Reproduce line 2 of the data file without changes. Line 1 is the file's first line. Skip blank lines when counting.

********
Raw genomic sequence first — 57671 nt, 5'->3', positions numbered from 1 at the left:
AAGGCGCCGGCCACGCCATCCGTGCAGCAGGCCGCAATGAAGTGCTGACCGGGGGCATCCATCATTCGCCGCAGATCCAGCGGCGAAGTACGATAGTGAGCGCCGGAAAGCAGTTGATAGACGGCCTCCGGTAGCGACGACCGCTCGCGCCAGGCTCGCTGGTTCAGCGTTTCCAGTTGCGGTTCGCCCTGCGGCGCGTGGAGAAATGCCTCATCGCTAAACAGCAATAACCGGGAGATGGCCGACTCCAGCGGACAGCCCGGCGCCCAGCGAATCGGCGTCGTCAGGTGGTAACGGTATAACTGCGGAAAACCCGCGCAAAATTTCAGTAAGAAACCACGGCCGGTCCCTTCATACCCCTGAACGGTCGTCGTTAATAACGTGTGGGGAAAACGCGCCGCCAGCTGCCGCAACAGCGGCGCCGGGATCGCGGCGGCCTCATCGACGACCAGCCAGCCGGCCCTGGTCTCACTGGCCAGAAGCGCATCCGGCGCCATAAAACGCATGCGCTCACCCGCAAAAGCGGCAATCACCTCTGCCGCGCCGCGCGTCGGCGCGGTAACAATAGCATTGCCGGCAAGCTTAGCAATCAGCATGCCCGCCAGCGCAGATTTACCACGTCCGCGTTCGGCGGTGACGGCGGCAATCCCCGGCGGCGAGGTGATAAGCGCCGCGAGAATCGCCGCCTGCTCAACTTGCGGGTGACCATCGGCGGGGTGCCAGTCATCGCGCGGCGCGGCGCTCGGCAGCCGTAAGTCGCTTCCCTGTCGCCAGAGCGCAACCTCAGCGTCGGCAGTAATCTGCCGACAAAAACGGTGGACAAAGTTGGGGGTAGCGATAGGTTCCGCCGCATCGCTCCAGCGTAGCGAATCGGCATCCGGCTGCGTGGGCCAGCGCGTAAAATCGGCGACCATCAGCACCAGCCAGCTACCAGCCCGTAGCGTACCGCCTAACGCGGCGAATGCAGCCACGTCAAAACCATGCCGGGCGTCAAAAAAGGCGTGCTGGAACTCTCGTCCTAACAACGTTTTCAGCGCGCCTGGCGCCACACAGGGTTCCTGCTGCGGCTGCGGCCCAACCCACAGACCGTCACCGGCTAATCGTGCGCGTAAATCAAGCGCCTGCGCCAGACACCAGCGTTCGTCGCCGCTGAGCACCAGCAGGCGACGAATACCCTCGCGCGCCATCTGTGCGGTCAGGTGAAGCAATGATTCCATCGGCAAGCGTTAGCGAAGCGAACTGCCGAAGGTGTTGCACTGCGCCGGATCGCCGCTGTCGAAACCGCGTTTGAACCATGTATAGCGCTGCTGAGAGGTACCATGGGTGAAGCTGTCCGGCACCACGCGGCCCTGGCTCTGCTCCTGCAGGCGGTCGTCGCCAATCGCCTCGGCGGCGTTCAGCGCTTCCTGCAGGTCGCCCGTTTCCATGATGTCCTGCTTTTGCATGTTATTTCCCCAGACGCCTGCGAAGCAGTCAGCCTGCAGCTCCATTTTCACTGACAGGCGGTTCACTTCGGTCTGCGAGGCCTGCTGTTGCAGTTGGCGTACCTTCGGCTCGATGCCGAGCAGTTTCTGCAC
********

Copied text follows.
AAGGCGCCGGCCACGCCATCCGTGCAGCAGGCCGCAATGAAGTGCTGACCGGGGGCATCCATCATTCGCCGCAGATCCAGCGGCGAAGTACGATAGTGAGCGCCGGAAAGCAGTTGATAGACGGCCTCCGGTAGCGACGACCGCTCGCGCCAGGCTCGCTGGTTCAGCGTTTCCAGTTGCGGTTCGCCCTGCGGCGCGTGGAGAAATGCCTCATCGCTAAACAGCAATAACCGGGAGATGGCCGACTCCAGCGGACAGCCCGGCGCCCAGCGAATCGGCGTCGTCAGGTGGTAACGGTATAACTGCGGAAAACCCGCGCAAAATTTCAGTAAGAAACCACGGCCGGTCCCTTCATACCCCTGAACGGTCGTCGTTAATAACGTGTGGGGAAAACGCGCCGCCAGCTGCCGCAACAGCGGCGCCGGGATCGCGGCGGCCTCATCGACGACCAGCCAGCCGGCCCTGGTCTCACTGGCCAGAAGCGCATCCGGCGCCATAAAACGCATGCGCTCACCCGCAAAAGCGGCAATCACCTCTGCCGCGCCGCGCGTCGGCGCGGTAACAATAGCATTGCCGGCAAGCTTAGCAATCAGCATGCCCGCCAGCGCAGATTTACCACGTCCGCGTTCGGCGGTGACGGCGGCAATCCCCGGCGGCGAGGTGATAAGCGCCGCGAGAATCGCCGCCTGCTCAACTTGCGGGTGACCATCGGCGGGGTGCCAGTCATCGCGCGGCGCGGCGCTCGGCAGCCGTAAGTCGCTTCCCTGTCGCCAGAGCGCAACCTCAGCGTCGGCAGTAATCTGCCGACAAAAACGGTGGACAAAGTTGGGGGTAGCGATAGGTTCCGCCGCATCGCTCCAGCGTAGCGAATCGGCATCCGGCTGCGTGGGCCAGCGCGTAAAATCGGCGACCATCAGCACCAGCCAGCTACCAGCCCGTAGCGTACCGCCTAACGCGGCGAATGCAGCCACGTCAAAACCATGCCGGGCGTCAAAAAAGGCGTGCTGGAACTCTCGTCCTAACAACGTTTTCAGCGCGCCTGGCGCCACACAGGGTTCCTGCTGCGGCTGCGGCCCAACCCACAGACCGTCACCGGCTAATCGTGCGCGTAAATCAAGCGCCTGCGCCAGACACCAGCGTTCGTCGCCGCTGAGCACCAGCAGGCGACGAATACCCTCGCGCGCCATCTGTGCGGTCAGGTGAAGCAATGATTCCATCGGCAAGCGTTAGCGAAGCGAACTGCCGAAGGTGTTGCACTGCGCCGGATCGCCGCTGTCGAAACCGCGTTTGAACCATGTATAGCGCTGCTGAGAGGTACCATGGGTGAAGCTGTCCGGCACCACGCGGCCCTGGCTCTGCTCCTGCAGGCGGTCGTCGCCAATCGCCTCGGCGGCGTTCAGCGCTTCCTGCAGGTCGCCCGTTTCCATGATGTCCTGCTTTTGCATGTTATTTCCCCAGACGCCTGCGAAGCAGTCAGCCTGCAGCTCCATTTTCACTGACAGGCGGTTCACTTCGGTCTGCGAGGCCTGCTGTTGCAGTTGGCGTACCTTCGGCTCGATGCCGAGCAGTTTCTGCAC